Methodologies/Techniques that Influence Public History Today

In the past, public historians were viewed as “authorities” who could provide vetted information about a particular person, event, or site to their audience.  The historian gave the information; the public received it.  Today, there is much more emphasis on communication between provider (historian) and receiver (the public).  Most current exhibits or online sites are developed by engaging potential users from the very beginning.  A user survey may be conducted or in-person or on-line focus groups to create a group of “personas” representing typical users or visitors to a site.  Historic reconstruction is viewed as a “shared enquiry” between multiple parties, from the historians and public to administrators, site designers (for web sites), exhibit planners (for physical exhibits), and others involved in “telling the story” related to a particular collection.  Techniques like crowdsourcing enable the public to be actively involved in the creation of new materials that can facilitate the work of future researchers and enthusiastic local historians.

Several new techniques have been developed to facilitate more fruitful dialogue among these interested parties:

  • Surveys: As mentioned above, drawing on data based on surveys of a selected group of potential users helps hone the means of presenting the material, the language used to describe it, and how exhibits or websites are organized to maximize user engagement.  Personas are used to encapsulate typical users and their needs.
  • Interactive websites: Increasingly, historians are using websites not to present a finished story but to allow users to interact with the material.  This can be as simple as offering a means to “respond” or comment to a posting to more sophisticated interactions, including manipulating maps and data; uploading related material to add to an exhibit; and transcribing and/or annotating historical texts, to mention a few.  Curation of this material becomes a challenge for the website administrator who must balance this open flow of dialogue with ensuring quality and appropriateness of all material.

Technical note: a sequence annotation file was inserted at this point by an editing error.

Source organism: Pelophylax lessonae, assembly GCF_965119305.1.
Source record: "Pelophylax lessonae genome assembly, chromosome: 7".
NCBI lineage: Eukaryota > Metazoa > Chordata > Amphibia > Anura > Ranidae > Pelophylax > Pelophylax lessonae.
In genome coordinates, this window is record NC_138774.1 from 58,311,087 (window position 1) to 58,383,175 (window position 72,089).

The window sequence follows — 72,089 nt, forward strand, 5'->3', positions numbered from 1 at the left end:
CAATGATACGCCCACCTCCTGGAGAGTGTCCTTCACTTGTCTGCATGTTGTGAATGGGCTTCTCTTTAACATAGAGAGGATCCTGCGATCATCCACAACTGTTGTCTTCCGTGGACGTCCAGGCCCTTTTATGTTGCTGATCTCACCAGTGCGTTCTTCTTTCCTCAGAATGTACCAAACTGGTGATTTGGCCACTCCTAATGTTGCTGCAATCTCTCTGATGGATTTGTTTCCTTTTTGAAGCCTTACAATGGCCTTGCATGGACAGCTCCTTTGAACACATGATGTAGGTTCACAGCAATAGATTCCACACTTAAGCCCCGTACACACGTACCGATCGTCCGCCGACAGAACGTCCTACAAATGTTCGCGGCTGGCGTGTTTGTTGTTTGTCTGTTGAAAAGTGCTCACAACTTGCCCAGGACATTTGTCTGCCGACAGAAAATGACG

• Blogging: Often included as a feature of an organization’s website, blogs allow for posting new or additional information of interest to the site’s audience.  Multiple members of an organization can be empowered to contribute to a blog, allowing for different voices to be expressed.  Because blogs are usually updated regularly, they give users a “reason” to return to what might be an otherwise unchanging website.
  • Mobile apps: Increasingly, site designers want users to be able to access information while they are physically visiting a site or exhibition by using their smartphones.  Everything from audio narration (triggered by censors or by scanning QR codes), triggering of special lighting to emphasize key items; playing of related video material; or accessing additional information.  For example, the Histories of the National Mall website allows for “real time” access to historic maps and information about key locations spread throughout the area.
  • Oral history: Oral history has long been a key source of information told from the perspective of those who actually experienced events.  In the past, it was mostly accessed through edited transcripts, which left a large amount of recorded material inaccessible to easy discovery.  New digital initiatives have been developed, notably out of the University of Kentucky, that allow for indexing of video and audio recordings, enabling users to quickly locate key topics.  Crowdsourcing is being used to help index this material—another key technique used by contemporary archives to draw on the talents of their users.
  • Web search: “Optimizing” online historical materials for discoverability through search engines like Google is increasingly important to museums, historical societies, and others who want to be sure that their material is easily and quickly retrievable by their core audiences.  This involves an attention to creating effective key terms (searchable words) as well as interacting with other sites by cross posting.
  • Social media: Historians are increasingly using social media to reach new potential users as well as to create historical “reenactments” in real time.  Facebook pages help museums, archives, and historians to reach a much larger audience than would be otherwise possible, giving the opportunity to direct them to a primary website where they can learn more about an event, person, or project.  Twitter has been effectively used to recreate historical events in “real time,” with tweets sent on the exact day and time when an event was unfolding.  An example was created by a group of German historians to recreate the events of Kristallnacht.

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